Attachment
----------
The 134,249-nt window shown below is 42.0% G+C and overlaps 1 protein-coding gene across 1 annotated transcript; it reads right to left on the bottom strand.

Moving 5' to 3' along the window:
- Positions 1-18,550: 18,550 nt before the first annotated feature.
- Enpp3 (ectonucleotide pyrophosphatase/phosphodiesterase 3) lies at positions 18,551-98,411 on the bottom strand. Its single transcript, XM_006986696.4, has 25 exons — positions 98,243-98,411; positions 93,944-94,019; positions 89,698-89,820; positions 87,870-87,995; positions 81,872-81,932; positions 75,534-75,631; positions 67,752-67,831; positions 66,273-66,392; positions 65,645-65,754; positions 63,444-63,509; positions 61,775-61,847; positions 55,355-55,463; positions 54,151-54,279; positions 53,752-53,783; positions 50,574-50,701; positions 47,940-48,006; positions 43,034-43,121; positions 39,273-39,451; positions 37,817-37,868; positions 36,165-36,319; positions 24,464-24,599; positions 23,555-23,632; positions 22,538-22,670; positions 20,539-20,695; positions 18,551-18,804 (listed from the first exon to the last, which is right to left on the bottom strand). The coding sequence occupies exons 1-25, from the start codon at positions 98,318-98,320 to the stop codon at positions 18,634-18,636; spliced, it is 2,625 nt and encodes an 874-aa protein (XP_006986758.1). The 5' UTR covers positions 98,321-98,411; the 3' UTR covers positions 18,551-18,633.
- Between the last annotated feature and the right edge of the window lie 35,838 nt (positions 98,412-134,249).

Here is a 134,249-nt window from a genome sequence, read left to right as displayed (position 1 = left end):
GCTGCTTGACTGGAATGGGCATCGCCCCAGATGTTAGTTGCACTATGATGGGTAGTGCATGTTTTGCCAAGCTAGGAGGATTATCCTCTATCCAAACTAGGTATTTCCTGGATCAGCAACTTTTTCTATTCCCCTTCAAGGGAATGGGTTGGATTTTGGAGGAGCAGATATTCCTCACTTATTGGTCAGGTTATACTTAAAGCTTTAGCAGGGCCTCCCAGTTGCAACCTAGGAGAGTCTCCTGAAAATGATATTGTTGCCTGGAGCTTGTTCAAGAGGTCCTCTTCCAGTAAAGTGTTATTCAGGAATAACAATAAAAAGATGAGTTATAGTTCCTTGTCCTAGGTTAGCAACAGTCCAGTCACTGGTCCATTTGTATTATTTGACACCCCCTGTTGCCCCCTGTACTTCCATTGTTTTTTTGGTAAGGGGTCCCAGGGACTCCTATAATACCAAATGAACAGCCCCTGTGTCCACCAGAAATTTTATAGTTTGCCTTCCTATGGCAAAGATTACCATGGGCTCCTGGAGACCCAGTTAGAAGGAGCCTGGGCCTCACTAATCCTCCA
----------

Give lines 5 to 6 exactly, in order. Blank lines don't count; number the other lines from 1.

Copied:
- Between the last annotated feature and the right edge of the window lie 35,838 nt (positions 98,412-134,249).

Here is a 134,249-nt window from a genome sequence, read left to right as displayed (position 1 = left end):